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Commentary by Jeff Commings
SANTA CLARA, California, June 20. THE 400 free relay is always a good gauge for the strength of American swimming at the international level. It shows how deep the roster is in the “blue ribbon” event in swimming, and the United States has almost always shown that no one can field a strong foursome of sprinters on the world stage.
Based on what I saw today at the Arena Grand Prix in the championship final of the women’s and men’s 100 freestyles in Santa Clara, the United States is on its way to the top of the podium in both events at the Pan Pacific championships. Of course, Australia will put up a major fight, and that will only make the Americans swim faster.
On the men’s side, the 400 free relay will be strengthened by Michael Phelps’ return. Any doubt about his ability to race with his domestic rivals was erased when he posted a 48.80 to finish just seven tenths behind Nathan Adrian. Phelps has always been a vital part of every 400 free relay that he has participated in since 2004, and it looks like he definitely wants a spot on the Pan Pacific championship team in that event. The United States needs a leader like Phelps on this relay. We know Adrian is a capable swimmer, and Phelps is as well. No other country this year can say with a straight face that their top two sprinters will definitely be ready to go come relay time. James Magnussen and Cameron McEvoy have swum well this year, but Magnussen’s fastest times of the year in 2012 and 2013 came at the trials and not the big meet.
If you count Jimmy Feigen, who is not in Santa Clara this weekend, the United States is in good shape for the relay. But who will the fourth relay swimmer be in Australia? Anthony Ervin? Ryan Lochte? Conor Dwyer? Matt Grevers? All of them are possible choices, and we’ll know more at the finish of the 100 free final at nationals in about seven weeks.
The American women are looking just as stable. We can count on Missy Franklin, and based on her short course yards American record earlier this year, Simone Manuel is going to be a force to be reckoned with in August. Behind these two teenage phenoms could be the veteran stalwart Natalie Coughlin and newly-established sprinter Shannon Vreeland. Megan Romano was the reliable anchor leg swimmer twice last year for the United States, but will need to put together a strong individual 100 free at nationals to make sure she gets on the plane to Australia. The field of alternates for the women goes just as deep as the women. Allison Schmitt, Margo Geer, Lia Neal and Abbey Weitzeil should find themselves in the final at nationals, and will need a top six finish to get the awesome responsibility of carrying the tradition forward for the United States.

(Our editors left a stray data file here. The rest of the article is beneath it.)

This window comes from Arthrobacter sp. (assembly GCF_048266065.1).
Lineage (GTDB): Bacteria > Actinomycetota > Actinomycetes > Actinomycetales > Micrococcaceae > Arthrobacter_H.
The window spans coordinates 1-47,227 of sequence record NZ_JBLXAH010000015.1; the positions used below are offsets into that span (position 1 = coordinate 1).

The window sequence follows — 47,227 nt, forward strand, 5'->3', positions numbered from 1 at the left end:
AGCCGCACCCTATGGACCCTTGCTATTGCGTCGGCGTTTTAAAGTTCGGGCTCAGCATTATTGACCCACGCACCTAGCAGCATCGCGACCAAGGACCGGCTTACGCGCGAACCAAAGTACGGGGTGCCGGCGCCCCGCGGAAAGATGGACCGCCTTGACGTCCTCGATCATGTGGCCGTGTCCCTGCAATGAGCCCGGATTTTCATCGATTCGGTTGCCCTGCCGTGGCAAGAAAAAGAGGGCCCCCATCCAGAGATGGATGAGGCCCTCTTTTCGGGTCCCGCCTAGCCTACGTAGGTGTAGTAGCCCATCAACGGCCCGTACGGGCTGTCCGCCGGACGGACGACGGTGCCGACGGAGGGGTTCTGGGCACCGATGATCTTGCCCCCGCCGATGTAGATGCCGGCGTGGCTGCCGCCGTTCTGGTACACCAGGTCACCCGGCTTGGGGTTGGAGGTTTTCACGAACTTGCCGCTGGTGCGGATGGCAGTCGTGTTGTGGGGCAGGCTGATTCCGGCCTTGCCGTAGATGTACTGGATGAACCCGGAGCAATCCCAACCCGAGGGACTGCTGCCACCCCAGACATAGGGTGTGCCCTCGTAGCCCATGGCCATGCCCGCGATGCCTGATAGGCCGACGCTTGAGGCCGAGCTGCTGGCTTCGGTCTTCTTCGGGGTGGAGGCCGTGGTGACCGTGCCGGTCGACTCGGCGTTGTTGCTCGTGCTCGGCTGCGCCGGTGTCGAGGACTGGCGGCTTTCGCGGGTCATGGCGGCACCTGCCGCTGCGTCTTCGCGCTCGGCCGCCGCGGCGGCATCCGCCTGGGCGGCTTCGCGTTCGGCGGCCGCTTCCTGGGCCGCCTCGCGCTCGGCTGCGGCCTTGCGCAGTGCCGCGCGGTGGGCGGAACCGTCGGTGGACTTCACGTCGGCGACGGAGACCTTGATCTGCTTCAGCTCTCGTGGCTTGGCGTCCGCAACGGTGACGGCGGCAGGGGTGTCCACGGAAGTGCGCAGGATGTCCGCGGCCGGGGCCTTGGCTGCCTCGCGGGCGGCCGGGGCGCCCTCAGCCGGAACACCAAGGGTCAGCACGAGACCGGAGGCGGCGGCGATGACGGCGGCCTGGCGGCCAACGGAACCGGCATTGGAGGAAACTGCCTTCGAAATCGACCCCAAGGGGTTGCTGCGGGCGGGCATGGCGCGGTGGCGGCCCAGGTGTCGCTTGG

Men’s 400 free looking strong. Connor Jaeger has taken charge of the pack in the 400 free, and has only looked back to make sure Michael McBroom stays at his heels.
McBroom likes the longer distances, but today’s swim in the 400 free showed that he could be a major force not only domestically but on the international stage. Conor Dwyer should not be excluded from this conversation, since he was a finalist at the Olympics in 2012 in the 400 free. Dwyer suffered an unfortunate disqualification at nationals last year to leave this event off his program at the world championships, but he’s likely going to be back with a vengeance in August. I predict these three to battle in the 400 free final at nationals, and though the USA can take as many as four people per event to the Pan Pac meet, only two qualify for next year’s world championships. That will make that 400 free final in Irvine something special to watch.
Tom Shields has been on a mission to bring his long course butterfly swimming up to par with his amazing short course skills, and today’s dead heat with Phelps in the 100 fly shows that he’s on his way. Even though we should probably not say that Phelps will win the 100 fly at nationals, it’s looking more like a possibility after today’s swim. Shields, however, has the willpower to get onto his first major senior international team, if he can hold off Ryan Lochte, Eugene Godsoe, Tim Phillips, Giles Smith and others. Shields has been a full-fledged postgrad swimmer for a year now, which is probably the length of time needed for him to shake off his dependency on short course yards that he built up during his college career. Only long course matters now.